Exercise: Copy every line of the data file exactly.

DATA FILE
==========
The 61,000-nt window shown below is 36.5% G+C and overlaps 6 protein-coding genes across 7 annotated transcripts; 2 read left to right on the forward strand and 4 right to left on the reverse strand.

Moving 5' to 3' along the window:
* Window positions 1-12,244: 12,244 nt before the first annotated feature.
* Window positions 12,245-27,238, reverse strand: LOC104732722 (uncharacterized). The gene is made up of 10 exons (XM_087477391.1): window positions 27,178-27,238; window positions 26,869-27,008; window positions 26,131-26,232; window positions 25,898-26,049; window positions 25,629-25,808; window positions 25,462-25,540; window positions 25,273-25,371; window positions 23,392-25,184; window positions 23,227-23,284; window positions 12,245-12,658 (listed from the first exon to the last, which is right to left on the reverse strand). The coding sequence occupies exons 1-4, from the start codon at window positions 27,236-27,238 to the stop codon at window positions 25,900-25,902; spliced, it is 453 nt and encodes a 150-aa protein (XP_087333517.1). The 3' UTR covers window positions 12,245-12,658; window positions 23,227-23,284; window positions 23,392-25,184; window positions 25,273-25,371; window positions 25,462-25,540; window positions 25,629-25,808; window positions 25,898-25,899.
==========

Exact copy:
The 61,000-nt window shown below is 36.5% G+C and overlaps 6 protein-coding genes across 7 annotated transcripts; 2 read left to right on the forward strand and 4 right to left on the reverse strand.

Moving 5' to 3' along the window:
* Window positions 1-12,244: 12,244 nt before the first annotated feature.
* Window positions 12,245-27,238, reverse strand: LOC104732722 (uncharacterized). The gene is made up of 10 exons (XM_087477391.1): window positions 27,178-27,238; window positions 26,869-27,008; window positions 26,131-26,232; window positions 25,898-26,049; window positions 25,629-25,808; window positions 25,462-25,540; window positions 25,273-25,371; window positions 23,392-25,184; window positions 23,227-23,284; window positions 12,245-12,658 (listed from the first exon to the last, which is right to left on the reverse strand). The coding sequence occupies exons 1-4, from the start codon at window positions 27,236-27,238 to the stop codon at window positions 25,900-25,902; spliced, it is 453 nt and encodes a 150-aa protein (XP_087333517.1). The 3' UTR covers window positions 12,245-12,658; window positions 23,227-23,284; window positions 23,392-25,184; window positions 25,273-25,371; window positions 25,462-25,540; window positions 25,629-25,808; window positions 25,898-25,899.